Eric Green, TD Securities: “The FOMC tapered asset purchases by $US10B with a reduction in both $US5B in Treasuries and $US5B in MBS to take shape in January. There was only one dissent for this action (Rosengren) which demonstrates more agreement than was the case when Bernanke launched operation Twist. We knew the Fed was eager to move beyond a buying program that had become increasingly anachronistic within an economy no longer in re-hab, and we also knew they had all the economic justification to do so in December. That they chose to move one meeting earlier than expected, and at a time when the prevailing view was not December, demonstrates a level of confidence in the outlook that has now found its way more forcefully into the post meeting statement. Forward guidance received a face lift, but no more and on balance remains as fuzzy as ever. This is consistent with our view that whatever changes would be made would be more qualitative than quantitative.”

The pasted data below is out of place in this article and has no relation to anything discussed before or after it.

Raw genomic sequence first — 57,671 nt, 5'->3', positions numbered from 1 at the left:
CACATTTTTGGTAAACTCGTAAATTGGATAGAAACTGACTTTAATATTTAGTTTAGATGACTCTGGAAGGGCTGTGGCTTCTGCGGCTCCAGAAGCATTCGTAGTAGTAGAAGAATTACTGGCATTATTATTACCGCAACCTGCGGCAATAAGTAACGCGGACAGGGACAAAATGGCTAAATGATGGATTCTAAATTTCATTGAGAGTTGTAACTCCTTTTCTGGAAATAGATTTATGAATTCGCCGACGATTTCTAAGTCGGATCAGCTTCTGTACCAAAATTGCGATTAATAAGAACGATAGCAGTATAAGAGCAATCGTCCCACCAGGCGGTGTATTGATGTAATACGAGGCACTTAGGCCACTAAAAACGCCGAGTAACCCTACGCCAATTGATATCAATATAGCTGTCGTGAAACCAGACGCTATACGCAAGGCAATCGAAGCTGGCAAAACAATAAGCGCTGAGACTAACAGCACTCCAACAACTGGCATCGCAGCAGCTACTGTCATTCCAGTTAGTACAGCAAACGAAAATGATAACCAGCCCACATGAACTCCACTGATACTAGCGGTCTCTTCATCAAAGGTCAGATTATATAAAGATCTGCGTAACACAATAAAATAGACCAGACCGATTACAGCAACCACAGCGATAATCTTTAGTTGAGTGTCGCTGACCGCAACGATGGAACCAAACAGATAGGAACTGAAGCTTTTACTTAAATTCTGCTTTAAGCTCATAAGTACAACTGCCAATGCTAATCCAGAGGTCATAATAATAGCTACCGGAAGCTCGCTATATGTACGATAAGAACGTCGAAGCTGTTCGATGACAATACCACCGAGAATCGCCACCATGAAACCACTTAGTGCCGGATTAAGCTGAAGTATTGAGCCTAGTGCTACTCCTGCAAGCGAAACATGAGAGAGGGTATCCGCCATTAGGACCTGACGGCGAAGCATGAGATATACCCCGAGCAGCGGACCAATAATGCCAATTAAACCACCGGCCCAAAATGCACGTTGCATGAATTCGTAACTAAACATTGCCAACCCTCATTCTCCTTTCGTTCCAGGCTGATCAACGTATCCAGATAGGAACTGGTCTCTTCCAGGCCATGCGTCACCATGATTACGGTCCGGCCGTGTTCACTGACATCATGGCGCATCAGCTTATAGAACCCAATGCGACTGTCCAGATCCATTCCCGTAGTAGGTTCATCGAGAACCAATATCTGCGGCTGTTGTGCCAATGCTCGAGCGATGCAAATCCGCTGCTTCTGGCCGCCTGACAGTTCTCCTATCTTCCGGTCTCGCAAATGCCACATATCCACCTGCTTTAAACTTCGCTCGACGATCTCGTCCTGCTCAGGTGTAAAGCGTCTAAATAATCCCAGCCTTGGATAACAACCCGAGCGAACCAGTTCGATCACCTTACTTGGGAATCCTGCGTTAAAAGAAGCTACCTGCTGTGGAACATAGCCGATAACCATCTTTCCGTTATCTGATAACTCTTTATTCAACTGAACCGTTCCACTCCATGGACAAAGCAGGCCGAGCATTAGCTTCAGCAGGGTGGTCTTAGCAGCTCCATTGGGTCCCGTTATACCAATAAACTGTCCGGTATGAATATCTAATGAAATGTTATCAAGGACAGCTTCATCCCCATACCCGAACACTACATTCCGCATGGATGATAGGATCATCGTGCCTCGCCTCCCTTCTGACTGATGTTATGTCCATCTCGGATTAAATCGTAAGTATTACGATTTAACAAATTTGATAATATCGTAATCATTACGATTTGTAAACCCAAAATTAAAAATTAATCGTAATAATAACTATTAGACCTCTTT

Michael Gapen, Barclays: “Notably, in our view, the December statement said risks to the growth outlook are “nearly balanced”, which is a fairly strong shift from the previous language solely focused on downside risks in prior statements. Altogether, the passage of the Bipartisan Budget Act of 2013 that, in our view, reduces the likelihood of fiscal brinkmanship, appeared to play an important role in the December decision, just as the pending federal government shutdown and debt ceiling debate posed in September when the committee did not alter its policy stance. We did believe that the committee would strengthen its forward guidance if it decided to taper, particularly given the sharp fall in the unemployment rate in recent months. We read the December statement as imposing a ‘soft’ inflation floor in its policy rate guidance. The statement says the committee ‘anticipates’ that it will keep the policy rate within its current target range ‘well past the time that the unemployment rate declines below 6-1/2 per cent, especially if projected inflation continues to run below the Committee’s 2 per cent longer-run goal.’ This is not as strong as saying the committee will refrain from raising rates until its inflation projections are at or above their longer-run target, but it does provide more guidance that the committee is prepared to let the unemployment rate drift lower if inflation remains subdued.”